The real reason I dislike Apple
It’s not because Apple make bad products. Mostly they don’t, and in any case, anyone can make bad products.
It’s not because they’re overpriced. They are overpriced, but there are plenty of overpriced non-Apple products too.
It’s not even because their fanboys are smug, pretentious gits. Which they are.
It’s because, deep down, Apple is no longer a technology company. They are first and foremost a marketing company. Take this report from yesterday:
“Soon after the first iPads started showing up on Princeton University’s network earlier this month, the university’s network admins noticed strange behavior from Apple’s tablet computer: some iPads kept using an IP address after its DHCP lease ran out.”
Long story short, the iPad software developers made a staggeringly dumb mistake in the networking stack which means it doesn’t correctly implement DHCP, a fundamental networking protocol that was standardised in the god-damned 90’s. This frankly idiotic oversight is exactly what happens when you value your marketing over your product. Apple develop their products in such clandestine conditions that few people get to actually test the stuff before marketing reveal it in a blaze of hype and shove it on sale a few weeks later. The result is that schoolboy errors like this one slip though testing because they only become apparent with normal, everyday use.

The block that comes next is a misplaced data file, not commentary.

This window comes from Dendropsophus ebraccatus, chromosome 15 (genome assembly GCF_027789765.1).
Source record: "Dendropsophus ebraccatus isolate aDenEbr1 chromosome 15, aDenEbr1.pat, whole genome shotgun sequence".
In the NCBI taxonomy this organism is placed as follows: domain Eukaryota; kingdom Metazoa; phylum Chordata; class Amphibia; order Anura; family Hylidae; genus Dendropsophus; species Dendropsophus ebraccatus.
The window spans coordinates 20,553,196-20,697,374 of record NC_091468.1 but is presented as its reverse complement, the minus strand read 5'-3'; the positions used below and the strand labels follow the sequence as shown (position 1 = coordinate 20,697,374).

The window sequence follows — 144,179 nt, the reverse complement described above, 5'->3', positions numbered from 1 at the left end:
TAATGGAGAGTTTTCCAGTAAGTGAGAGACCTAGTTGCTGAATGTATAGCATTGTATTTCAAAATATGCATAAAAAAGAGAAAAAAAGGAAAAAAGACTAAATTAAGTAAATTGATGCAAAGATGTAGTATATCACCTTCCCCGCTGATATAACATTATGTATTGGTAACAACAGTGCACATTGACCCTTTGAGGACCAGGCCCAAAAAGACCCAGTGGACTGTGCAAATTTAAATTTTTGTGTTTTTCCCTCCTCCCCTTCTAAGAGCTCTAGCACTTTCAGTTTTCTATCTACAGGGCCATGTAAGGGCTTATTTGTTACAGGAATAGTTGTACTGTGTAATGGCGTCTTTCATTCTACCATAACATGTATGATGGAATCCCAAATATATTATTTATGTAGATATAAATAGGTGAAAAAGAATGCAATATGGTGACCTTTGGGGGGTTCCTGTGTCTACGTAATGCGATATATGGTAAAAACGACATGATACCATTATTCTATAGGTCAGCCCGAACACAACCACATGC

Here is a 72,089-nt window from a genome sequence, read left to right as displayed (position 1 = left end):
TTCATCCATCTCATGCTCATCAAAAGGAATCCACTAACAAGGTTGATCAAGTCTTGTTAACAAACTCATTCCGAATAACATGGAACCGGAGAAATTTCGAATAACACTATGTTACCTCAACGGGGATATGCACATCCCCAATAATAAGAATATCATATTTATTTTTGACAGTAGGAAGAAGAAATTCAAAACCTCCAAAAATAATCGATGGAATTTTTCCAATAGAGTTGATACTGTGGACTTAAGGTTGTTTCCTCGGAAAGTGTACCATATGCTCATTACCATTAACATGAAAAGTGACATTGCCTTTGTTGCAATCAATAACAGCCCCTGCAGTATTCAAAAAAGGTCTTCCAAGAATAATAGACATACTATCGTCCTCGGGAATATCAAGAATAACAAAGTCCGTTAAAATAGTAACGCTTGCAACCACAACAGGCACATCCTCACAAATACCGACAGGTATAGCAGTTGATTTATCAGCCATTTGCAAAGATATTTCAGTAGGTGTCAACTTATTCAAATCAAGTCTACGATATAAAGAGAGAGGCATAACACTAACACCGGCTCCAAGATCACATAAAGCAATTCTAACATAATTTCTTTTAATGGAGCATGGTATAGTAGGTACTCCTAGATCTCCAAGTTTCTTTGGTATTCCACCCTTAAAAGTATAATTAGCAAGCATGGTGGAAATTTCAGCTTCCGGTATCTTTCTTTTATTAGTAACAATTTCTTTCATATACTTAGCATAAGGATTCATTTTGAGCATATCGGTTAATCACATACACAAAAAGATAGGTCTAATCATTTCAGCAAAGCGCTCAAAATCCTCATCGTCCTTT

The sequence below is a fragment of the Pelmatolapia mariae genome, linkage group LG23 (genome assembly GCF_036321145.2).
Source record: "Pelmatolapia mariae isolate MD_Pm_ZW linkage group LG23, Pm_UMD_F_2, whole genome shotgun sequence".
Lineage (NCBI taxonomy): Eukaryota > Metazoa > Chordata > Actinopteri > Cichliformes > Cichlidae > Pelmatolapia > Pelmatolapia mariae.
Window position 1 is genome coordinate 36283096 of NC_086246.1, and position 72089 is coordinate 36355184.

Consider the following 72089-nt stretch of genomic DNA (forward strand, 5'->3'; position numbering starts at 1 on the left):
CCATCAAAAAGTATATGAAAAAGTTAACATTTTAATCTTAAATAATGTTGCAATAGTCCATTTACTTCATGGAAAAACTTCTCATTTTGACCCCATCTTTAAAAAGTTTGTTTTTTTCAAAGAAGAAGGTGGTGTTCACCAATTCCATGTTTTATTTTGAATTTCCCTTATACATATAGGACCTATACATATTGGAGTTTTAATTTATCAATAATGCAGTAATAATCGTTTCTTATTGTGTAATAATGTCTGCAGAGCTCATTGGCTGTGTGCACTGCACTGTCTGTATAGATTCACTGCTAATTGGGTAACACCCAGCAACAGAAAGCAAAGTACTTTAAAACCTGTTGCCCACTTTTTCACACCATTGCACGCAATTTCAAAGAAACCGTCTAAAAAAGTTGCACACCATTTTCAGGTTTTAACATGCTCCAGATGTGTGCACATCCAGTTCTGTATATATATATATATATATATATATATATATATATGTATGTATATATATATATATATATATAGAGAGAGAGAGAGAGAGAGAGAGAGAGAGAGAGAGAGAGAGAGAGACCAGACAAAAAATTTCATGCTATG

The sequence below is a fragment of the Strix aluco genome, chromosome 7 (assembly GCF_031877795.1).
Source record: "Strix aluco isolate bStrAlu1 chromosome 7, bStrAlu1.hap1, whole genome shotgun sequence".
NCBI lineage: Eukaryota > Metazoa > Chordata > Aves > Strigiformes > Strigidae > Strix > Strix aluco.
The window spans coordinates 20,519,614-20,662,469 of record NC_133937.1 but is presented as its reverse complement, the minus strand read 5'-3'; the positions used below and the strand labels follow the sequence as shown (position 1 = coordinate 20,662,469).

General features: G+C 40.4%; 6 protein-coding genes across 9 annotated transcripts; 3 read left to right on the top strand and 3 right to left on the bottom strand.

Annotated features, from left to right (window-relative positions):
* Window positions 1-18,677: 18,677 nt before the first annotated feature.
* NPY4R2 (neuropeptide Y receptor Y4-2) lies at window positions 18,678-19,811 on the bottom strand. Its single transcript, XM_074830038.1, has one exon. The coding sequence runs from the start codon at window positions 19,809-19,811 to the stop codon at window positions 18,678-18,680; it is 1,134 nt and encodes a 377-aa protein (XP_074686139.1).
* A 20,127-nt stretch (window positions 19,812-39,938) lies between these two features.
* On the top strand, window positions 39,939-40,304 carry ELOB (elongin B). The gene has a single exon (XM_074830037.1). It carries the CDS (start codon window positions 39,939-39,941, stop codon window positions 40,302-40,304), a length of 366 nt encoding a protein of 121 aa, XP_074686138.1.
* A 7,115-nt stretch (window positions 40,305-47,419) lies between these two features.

Both open source products, and products from real technology companies like Microsoft, do not suffer from this. When Microsoft develops products, they let both partners and members of the public put pre-release versions through their paces for free, months in advance, giving them access to mass-user testing that they could not possibly achieve using only company resources. The result? Better products, but less marketing clout. Everyone who’s in on the beta knows what’s coming. For Microsoft, that’s OK, because it’s more important to have better products.
Not so for Apple. Marketing comes first, and the product comes second. The most depressing thing is that they can (and will) get away with it. They know that their marketing is so good they could almost sell polished turds if they were shiny and added “Sent from my iTurd” to every email you sent. (If they didn’t, how would people know you have one?) Apple are happy to put out inferior products at release, then fix them later. Apple customers won’t even care because they’ve bought into the conceited Apple lifestyle that their marketing department have so lovingly sculpted.
The real losers here? Princeton University’s IT administrators, who have no doubt got stick from iPad owners because they “hate Apple and banned my iPad, just because their network doesn’t work properly”. This is the world we live in, my friends, and it’s people like Apple who make it harder for no good reason.